Here’s what cnet.com said: “The car is powered by a 2-liter turbocharged direct injection four-cylinder engine with variable valve timing. The tech on this engine lets it get 260 horsepower at 5,300 revolutions per minute and 260 pound-feet of torque at a nice, low 2,000rpm, which explains all of our wheel spinning. GM claims a very respectable time of 5.7 seconds to 60 mph from stop.”



Mazda is an automotive manufacturer that gets things right. And that’s evidenced by not only this car, but also another Mazda that made it on the list. Even without the magic of the Mazdaspeed, the Mazda6 is a good car. In fact, any Mazda is generally a likable, jolly, yet reasonably priced car. That’s not to say that when the performance-enhancing team does its magic the car is not liked even more. That’s what happened from 2005-2007, when Mazda turned it’s sensible, for-family sedan into a still-for-family-but-more-fun sedan by equipping it with a 270-HP turbocharged I4. Sensibility wasn’t exactly thrown out the window just because the car could do 0-60 in just 5.5 seconds. It’s just that the manual transmission and those many ponies became a little too tempting for some.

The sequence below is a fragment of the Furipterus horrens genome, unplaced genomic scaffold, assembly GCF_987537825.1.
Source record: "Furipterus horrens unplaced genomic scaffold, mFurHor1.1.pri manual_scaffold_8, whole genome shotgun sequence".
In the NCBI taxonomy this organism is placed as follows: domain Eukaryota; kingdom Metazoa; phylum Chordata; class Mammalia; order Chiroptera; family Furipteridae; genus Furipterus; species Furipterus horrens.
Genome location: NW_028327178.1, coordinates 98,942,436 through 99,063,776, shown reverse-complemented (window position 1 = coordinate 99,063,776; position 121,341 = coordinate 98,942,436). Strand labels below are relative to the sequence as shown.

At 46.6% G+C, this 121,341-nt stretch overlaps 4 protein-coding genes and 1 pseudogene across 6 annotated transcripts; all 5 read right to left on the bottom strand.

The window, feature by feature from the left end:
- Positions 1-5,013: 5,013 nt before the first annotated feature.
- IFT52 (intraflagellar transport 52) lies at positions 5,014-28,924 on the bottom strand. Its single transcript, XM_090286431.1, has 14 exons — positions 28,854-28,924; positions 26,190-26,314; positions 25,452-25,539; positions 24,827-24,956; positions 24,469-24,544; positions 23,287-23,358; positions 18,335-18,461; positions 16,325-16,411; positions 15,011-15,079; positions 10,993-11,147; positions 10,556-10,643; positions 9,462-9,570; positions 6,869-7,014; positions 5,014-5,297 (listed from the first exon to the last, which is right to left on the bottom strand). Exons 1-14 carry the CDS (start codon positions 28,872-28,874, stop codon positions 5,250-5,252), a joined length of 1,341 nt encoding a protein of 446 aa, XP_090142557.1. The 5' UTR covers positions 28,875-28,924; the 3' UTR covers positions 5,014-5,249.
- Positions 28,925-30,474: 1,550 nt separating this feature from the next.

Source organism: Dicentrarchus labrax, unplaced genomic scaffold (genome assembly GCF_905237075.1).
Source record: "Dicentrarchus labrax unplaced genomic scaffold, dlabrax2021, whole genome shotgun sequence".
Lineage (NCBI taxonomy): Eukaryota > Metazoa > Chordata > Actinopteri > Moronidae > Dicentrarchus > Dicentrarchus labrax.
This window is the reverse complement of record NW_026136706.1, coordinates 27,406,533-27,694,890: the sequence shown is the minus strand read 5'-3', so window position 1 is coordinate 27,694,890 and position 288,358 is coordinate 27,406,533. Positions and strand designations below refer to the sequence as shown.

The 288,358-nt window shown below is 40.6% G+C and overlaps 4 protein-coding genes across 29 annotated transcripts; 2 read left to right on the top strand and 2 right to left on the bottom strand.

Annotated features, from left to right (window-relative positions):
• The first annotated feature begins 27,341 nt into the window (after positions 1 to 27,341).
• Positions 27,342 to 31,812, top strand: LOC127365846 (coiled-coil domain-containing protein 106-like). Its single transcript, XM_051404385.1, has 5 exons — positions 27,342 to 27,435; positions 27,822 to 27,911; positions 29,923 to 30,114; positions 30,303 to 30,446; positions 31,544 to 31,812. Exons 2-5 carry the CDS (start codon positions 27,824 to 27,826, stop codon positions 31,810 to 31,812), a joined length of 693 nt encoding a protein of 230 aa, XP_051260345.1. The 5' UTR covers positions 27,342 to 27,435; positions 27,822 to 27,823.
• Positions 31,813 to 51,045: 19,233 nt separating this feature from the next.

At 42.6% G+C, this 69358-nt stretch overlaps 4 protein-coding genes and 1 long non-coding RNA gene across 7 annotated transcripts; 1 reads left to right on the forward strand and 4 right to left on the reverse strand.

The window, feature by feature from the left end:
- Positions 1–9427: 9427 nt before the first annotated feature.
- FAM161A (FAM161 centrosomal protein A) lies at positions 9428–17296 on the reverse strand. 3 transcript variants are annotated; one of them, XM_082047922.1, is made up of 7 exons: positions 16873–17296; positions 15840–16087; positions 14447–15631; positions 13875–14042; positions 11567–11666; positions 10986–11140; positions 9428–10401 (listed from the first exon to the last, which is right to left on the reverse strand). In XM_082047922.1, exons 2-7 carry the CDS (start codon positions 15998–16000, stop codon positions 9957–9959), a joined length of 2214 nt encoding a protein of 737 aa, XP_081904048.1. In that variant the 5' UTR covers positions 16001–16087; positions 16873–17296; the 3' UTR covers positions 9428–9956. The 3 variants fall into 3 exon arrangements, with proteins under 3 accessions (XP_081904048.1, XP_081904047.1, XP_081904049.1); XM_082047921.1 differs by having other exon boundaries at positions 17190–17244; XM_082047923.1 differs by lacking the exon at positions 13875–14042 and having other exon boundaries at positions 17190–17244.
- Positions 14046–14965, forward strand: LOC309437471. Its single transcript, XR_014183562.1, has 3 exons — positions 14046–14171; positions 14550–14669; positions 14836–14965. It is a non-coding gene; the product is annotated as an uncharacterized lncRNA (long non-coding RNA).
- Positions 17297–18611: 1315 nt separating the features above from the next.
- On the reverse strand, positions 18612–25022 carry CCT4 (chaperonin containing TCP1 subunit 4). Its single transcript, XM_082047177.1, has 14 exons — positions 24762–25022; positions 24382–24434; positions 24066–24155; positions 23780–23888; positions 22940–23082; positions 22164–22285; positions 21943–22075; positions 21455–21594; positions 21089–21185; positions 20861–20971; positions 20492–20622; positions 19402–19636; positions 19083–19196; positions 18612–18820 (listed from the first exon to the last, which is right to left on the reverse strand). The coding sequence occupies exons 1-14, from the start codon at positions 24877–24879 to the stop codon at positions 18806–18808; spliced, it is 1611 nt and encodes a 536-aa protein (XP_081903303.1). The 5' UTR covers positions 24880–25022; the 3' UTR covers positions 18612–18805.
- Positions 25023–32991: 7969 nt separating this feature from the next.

This one is special. First check out the exterior of this car. If you didn’t know what it was, you’d take the car to be a general-purpose vehicle. The hood is simple—there’s nothing sticking out. The front fascia is calm. It reminds you of nothing, honestly. The sides are simple. It looks good, or better yet, not unsightly, but nothing suggests that it’s anything more than a usual car. The bed, similarly, looks like a normal bed.

All in all, the car looks like just any other GMC truck. Except it isn’t. It isn’t a normal truck. Far from it.

Produced in 1991—and just in 1991—these trucks were somewhat a limited-edition deal, as only 2,995 units were produced. But boy, this was a lunatic pickup truck that had a turbocharged 4.3L V6 guiding it. It left Ferraris to check out its rear styling in races.